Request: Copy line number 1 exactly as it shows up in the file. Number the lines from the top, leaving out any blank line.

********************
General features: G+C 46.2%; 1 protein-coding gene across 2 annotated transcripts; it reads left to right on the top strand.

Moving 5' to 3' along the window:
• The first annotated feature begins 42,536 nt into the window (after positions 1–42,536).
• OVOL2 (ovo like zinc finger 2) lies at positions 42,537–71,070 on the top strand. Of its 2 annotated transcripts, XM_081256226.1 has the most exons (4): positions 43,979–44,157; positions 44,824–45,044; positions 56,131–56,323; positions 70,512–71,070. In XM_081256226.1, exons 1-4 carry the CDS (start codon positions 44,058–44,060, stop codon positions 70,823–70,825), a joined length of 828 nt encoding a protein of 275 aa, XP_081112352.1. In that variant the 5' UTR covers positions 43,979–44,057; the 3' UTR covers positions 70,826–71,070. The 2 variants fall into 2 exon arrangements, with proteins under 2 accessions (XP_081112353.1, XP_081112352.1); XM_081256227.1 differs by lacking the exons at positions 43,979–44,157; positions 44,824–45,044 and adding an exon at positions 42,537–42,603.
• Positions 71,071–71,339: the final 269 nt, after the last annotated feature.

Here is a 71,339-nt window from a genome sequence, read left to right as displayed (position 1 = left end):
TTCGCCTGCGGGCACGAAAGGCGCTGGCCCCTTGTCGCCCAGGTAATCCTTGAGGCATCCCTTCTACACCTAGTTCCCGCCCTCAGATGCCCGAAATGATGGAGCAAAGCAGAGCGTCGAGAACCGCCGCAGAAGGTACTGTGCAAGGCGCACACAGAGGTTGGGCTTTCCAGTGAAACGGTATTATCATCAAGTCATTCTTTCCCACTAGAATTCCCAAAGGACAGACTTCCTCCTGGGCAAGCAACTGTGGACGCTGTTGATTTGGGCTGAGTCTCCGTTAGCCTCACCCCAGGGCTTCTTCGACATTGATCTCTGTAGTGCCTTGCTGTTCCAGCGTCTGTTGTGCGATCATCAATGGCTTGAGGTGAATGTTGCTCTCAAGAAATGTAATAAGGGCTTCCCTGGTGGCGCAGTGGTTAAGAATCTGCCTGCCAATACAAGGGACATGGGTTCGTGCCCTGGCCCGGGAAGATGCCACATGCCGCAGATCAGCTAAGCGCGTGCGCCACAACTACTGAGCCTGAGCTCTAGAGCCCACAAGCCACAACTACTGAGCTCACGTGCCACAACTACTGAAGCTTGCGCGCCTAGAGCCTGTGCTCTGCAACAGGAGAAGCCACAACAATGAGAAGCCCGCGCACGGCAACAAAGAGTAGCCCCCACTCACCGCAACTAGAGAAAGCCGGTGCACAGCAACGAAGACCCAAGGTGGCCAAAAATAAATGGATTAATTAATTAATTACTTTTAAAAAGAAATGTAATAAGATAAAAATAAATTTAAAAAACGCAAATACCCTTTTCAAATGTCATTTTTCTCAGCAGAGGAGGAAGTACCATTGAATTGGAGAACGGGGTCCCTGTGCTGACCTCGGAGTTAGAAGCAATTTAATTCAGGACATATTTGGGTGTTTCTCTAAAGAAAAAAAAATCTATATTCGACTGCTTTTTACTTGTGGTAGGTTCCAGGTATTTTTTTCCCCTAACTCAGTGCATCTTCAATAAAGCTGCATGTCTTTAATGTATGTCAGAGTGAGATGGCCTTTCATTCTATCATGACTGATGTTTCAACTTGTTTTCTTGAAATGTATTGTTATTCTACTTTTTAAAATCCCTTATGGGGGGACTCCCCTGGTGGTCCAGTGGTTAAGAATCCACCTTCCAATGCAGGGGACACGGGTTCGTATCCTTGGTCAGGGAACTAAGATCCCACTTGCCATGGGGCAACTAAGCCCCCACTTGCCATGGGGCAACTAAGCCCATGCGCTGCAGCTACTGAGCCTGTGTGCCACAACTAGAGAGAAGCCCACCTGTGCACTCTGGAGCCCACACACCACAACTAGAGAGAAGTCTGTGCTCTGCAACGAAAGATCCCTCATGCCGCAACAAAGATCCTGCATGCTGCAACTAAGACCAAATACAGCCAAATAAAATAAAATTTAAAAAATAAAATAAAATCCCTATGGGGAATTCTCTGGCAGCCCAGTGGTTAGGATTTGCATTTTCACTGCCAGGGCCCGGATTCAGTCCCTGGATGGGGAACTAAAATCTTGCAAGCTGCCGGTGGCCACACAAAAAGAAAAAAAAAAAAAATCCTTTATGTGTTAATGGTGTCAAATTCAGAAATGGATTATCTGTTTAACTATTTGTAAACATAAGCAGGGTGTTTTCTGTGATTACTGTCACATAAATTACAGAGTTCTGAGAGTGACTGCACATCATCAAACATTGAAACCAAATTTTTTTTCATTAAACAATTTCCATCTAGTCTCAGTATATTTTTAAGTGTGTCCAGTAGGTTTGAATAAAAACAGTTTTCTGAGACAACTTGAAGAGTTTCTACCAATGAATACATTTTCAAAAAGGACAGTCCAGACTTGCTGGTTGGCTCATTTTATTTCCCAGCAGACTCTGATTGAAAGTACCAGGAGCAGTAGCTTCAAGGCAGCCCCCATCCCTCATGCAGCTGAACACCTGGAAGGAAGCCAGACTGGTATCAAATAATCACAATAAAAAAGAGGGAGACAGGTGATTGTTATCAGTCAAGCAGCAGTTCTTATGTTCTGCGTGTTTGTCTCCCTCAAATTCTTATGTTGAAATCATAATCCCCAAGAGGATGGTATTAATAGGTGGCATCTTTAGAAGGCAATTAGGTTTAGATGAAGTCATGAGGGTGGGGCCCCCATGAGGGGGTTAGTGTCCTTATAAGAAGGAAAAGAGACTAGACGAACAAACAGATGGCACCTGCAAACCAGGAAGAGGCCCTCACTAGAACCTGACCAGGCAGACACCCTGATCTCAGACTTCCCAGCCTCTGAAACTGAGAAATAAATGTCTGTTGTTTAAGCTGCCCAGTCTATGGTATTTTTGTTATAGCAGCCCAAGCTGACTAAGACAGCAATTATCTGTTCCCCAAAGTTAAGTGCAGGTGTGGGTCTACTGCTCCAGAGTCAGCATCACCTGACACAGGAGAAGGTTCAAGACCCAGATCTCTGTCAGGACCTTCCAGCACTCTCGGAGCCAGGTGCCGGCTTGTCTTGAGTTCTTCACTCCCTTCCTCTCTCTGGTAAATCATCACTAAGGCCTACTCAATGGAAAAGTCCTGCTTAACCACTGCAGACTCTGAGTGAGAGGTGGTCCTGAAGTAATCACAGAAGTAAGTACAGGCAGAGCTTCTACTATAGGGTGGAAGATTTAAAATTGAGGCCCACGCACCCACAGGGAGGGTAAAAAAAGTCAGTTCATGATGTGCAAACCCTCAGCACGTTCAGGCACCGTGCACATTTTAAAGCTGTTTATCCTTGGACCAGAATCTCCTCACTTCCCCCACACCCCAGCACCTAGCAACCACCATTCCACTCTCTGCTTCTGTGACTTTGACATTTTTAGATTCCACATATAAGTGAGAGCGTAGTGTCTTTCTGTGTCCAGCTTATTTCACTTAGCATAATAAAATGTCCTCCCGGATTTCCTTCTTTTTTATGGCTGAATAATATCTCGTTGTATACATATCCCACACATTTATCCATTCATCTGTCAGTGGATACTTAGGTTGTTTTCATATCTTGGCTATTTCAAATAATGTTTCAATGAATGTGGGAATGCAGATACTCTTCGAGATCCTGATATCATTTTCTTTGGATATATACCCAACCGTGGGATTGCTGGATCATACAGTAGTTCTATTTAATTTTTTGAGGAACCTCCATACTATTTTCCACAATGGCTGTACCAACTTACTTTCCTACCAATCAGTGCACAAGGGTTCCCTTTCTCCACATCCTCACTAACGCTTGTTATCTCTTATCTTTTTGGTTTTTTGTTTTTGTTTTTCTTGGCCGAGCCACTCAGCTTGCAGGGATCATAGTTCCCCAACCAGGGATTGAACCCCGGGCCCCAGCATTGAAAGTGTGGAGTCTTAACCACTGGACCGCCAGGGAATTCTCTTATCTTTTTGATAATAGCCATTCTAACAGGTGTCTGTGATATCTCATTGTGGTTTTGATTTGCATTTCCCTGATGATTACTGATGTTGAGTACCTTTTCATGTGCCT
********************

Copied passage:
General features: G+C 46.2%; 1 protein-coding gene across 2 annotated transcripts; it reads left to right on the top strand.